Pressure-Dependent Heterogeneity of Renal Cortical Blood Flow in Dogs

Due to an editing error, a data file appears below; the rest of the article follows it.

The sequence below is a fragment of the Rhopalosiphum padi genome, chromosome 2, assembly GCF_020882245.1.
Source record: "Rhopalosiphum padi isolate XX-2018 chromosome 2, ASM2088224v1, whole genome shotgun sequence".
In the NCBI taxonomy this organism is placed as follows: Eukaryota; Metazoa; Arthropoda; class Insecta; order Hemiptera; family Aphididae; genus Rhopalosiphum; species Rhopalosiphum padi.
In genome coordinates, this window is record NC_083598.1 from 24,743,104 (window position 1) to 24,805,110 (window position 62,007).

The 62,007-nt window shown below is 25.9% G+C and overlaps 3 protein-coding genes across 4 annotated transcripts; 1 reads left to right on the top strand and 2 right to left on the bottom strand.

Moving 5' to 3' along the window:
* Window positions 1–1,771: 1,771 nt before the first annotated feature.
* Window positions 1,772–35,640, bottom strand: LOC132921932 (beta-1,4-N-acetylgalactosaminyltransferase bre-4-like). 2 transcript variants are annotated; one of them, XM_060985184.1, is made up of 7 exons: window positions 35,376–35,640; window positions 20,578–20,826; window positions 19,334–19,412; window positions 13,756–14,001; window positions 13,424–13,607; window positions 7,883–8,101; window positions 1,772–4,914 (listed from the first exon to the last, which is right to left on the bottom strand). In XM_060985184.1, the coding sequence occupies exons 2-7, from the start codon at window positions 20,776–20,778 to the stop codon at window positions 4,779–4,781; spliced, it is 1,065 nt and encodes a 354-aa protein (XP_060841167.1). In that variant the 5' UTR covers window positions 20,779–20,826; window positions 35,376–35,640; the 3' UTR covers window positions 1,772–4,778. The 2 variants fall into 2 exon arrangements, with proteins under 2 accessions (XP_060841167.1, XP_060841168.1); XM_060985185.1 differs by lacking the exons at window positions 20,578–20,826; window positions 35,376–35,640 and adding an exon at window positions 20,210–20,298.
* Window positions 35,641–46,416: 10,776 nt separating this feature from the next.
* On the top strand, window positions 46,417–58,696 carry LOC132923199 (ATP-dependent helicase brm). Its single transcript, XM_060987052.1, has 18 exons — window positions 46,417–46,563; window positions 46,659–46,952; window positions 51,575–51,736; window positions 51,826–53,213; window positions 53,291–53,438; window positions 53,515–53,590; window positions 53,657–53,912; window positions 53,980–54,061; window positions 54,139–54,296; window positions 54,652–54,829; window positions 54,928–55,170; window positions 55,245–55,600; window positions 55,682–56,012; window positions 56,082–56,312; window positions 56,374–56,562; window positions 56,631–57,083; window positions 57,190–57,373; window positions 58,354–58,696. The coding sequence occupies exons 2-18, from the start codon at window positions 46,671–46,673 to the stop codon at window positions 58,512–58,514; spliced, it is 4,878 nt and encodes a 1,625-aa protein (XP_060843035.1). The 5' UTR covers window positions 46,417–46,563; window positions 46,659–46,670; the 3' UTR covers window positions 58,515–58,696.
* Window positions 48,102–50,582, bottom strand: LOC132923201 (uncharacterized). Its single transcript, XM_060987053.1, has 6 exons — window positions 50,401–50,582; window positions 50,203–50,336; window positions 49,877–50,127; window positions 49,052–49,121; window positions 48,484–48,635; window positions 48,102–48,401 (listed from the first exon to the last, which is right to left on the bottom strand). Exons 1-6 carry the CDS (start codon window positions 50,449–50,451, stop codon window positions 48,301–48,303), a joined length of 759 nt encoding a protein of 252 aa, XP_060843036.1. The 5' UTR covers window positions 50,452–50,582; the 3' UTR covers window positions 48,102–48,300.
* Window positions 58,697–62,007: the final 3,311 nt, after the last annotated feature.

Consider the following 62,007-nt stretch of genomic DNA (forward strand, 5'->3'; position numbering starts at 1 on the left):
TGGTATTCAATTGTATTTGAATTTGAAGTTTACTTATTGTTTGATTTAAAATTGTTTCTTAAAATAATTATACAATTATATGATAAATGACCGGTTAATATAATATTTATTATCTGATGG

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We determined the effect of perfusion pressure on the distribution of blood flow within the renal cortex of the anesthetized dog. Total blood flow to the denervated kidney was measured by an electromagnetic flowmeter and perfusion pressure was manipulated over the autoregulatory range (136 to 81 mm Hg) by an aortic clamp. Distribution of cortical blood flow was determined by the radioactive microsphere technique. Tissue perfusion rates of four cortical zones of equal thickness differed significantly from each other at normal arterial pressure. In sequence from superficial to deep, perfusion of the cortex zones averaged 4.18, 6.80, 3.07, and 1.68 ml. g−1. min−1. Aortic constriction significantly reduced perfusion of the outer cortical zone and augmented perfusion of the inner two cortex zones. Twelve percent of total renal blood flow was redistributed by pressure reduction. Atropine, 1 mg/kg, had no effect on cortical perfusion rates at either pressure. The influence of microsphere diameter and density on cortex perfusion rates was systematically studied and found to be minor. This observation implies that the microsphere method is valid for measuring distribution of blood flow within the renal cortex. We conclude that zones of the renal cortex are perfused at different rates and respond differently to changes in arterial pressure.

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